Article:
Facebook’s AMBER Alerts tool is transforming how we find missing children

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Since it launched 21 years ago after the tragic death of 9-year-old Amber Hagerman in Arlington, Texas, the AMBER Alert system has helped families and authorities successfully recover 868 missing children.

But more than 460,000 children — runaways, abductions, lost or injured kids — go missing every year in the U.S., plus many more around the world. Facebook, whose user base is now nearly 2 billion-strong, wants to leverage its expansive network to help get more children back home.

In honor of International Missing Children's Day on Thursday, Facebook released a new video explaining how its AMBER Alerts feature, which first launched in the U.S. in 2015, can help amplify the right information about missing children to the right people at the right time. Read more...

More about Facebook, Security, Children, Social Good, and Safety

VMware and Google extend partnership to include Chrome OS management in Workspace One

 One of the beautiful things about owning a Google Chromebook laptop is the surprising lack of maintenance involved. The browser is essentially the OS and you connect to applications via the cloud. Everything gets updated automatically. Easy, peasy right? Well, it gets a bit more complicated when you bring a device into a mixed environment in the enterprise, and VMware announced a partnership… Read More

UK wants tech firms to build tools to block terrorist content

 UK Home Secretary Amber Rudd is holding talks with several major Internet companies today to urge them to be more proactive about tackling the spread of extremist content online. Companies in attendance include Google, Microsoft, Twitter and Facebook, along with some smaller Internet companies. Read More

A big challenger is about to change the way you use Facebook to log in on websites

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There are two ways to log in on websites: try to recall the email address and password you registered with —  or simply hit the "Facebook Login" button. 

The convenience of the latter underscores the popularity of social authentication options. You'll see Facebook and Google login buttons on popular sites including Netflix, Uber, Spotify, Imgur and Linkedin, just to name some.

Facebook itself estimates that some 350 million people log into a new app or site with their Facebook credentials every month. 

Olga Kuznetsova, Engineering Manager at Facebook told us that the Facebook Login button ranks in the top three of consumer account creation and sign-in preferences worldwide. Read more...

More about Security, Google, Mobile Connect, Gsma, and Facebook

Google is fighting with Symantec over encrypting the internet

 Google, which has accused Symantec and its partners of misissuing tens of thousands of certificates for encrypted web connections, quietly announced Thursday that it’s downgrading the level and length of trust Chrome will place in certificates issued by Symantec. Encrypted web connections — HTTPS connections like those on banking sites, login pages or news sites like this one… Read More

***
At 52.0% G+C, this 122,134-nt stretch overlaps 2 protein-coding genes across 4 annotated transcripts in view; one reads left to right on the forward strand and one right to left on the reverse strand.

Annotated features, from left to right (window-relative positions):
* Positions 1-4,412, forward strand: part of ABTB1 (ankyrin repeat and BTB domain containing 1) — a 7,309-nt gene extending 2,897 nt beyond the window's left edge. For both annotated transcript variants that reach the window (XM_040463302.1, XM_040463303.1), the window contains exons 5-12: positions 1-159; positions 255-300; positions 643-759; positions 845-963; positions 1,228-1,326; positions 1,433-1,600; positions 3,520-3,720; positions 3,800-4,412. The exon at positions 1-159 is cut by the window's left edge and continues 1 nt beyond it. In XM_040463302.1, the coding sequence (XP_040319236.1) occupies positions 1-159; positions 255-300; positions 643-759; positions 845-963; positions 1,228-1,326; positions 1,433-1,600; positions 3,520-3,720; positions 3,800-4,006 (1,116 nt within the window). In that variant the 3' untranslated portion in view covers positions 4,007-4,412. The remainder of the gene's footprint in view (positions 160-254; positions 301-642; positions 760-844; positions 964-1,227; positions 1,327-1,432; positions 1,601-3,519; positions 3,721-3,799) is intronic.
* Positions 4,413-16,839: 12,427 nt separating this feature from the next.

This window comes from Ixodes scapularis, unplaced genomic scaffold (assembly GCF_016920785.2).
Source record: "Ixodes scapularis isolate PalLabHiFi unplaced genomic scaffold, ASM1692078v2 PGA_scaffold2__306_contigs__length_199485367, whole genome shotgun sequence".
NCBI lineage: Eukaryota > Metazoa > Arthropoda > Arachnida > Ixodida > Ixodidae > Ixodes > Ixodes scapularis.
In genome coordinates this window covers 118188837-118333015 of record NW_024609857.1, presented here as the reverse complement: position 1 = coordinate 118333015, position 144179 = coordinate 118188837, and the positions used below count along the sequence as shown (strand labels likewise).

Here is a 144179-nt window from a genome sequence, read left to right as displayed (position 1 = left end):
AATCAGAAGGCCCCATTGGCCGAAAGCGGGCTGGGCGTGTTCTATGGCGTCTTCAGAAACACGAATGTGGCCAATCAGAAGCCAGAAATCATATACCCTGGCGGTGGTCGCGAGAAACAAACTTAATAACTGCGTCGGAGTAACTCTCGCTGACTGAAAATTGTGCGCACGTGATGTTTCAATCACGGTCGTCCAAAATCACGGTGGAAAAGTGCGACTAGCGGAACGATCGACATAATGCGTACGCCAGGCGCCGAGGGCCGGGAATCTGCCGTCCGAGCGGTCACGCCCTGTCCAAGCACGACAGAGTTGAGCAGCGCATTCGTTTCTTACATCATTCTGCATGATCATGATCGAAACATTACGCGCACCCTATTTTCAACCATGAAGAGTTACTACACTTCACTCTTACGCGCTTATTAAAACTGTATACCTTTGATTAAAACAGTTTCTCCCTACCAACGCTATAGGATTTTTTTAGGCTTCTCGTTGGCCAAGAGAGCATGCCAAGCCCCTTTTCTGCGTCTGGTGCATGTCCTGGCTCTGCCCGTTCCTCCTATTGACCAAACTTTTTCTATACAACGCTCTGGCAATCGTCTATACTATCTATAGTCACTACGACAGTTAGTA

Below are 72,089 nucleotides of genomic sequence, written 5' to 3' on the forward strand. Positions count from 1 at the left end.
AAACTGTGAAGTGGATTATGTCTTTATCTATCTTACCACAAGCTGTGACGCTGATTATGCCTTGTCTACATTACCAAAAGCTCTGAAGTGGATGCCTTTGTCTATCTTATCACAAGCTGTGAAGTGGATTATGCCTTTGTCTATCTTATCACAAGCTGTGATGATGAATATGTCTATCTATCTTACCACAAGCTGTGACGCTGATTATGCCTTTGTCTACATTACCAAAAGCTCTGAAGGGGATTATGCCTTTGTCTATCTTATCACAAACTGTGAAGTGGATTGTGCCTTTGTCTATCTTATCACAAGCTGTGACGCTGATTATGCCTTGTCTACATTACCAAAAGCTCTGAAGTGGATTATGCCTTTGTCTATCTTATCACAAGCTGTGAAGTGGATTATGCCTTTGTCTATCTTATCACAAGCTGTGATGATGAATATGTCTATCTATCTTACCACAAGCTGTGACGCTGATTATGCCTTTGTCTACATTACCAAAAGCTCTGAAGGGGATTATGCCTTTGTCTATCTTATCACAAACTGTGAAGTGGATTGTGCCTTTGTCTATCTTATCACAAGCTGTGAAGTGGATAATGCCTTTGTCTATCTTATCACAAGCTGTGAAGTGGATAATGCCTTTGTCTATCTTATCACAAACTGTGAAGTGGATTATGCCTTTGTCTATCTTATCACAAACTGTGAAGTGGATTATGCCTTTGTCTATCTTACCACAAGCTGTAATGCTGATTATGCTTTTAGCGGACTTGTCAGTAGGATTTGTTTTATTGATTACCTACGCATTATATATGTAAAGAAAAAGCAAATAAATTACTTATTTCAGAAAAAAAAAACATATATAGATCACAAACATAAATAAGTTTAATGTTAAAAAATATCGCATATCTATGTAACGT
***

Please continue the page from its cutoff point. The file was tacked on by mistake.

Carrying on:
Social media firms facing fresh political pressure after London terror attack

 Yesterday UK government ministers once again called for social media companies to do more to combat terrorism. “There should be no place for terrorists to hide,” said Home Secretary Amber Rudd, speaking on the BBC’s Andrew Marr program. Read More

What to do about those ‘government-backed attack’ warnings from Google

 TOTALLY PANIC. Just kidding; please don’t do that. Google regularly issues warnings to people whose accounts are or have been targeted by state-sponsored attackers, and every time it does, users get really nervous that their emails are going to wind up on Wikileaks. Don’t freak out if you get one of these notices — it doesn’t necessarily mean that your account has… Read More

Android plans to improve security update speed this year

 Google has spent the past year working with third party manufacturers and phone carriers to improve its update system for Android, which is often criticized for not being fast enough to protect users from known vulnerabilities. And while Google says it has made some progress in this area — Android issued security updates to 735 million devices from over 200 manufacturers in 2016… Read More

This creepy Facebook stalking app was a hoax—but it should still scare the hell out of you

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Earlier this week, sketchy-looking app  Facezam caught the internet's attention, and whipped up some controversy. It was all just a hoax engineered by a marketing company looking to score some viral gold. But that doesn't mean you still shouldn't be watching this story.   

The app was touted as "Shazam for faces," with its "makers" claiming it'd let users upload photos of strangers, then, leverage Facebook's repository of profile pictures to identify the people in those photos. 

Facezam raised red flags immediately. The scant marketing materials made it even worse. They declared that "privacy is over" and used a sexualized image of a woman to show how the bogus product supposedly worked: Just take a picture of an innocent person, let the app find their profile on Facebook and "the rest is up to you."   Read more...

More about Security, Privacy, Facebook, Facial Recognition, and Tech

DoJ accuses two Russian spies and two criminals of 2014 Yahoo hack

 The U.S. Department of Justice has confirmed earlier reports and accused two Russian FSB officers and two criminal hackers of being behind the hacking of at least 500 million Yahoo accounts. Read More
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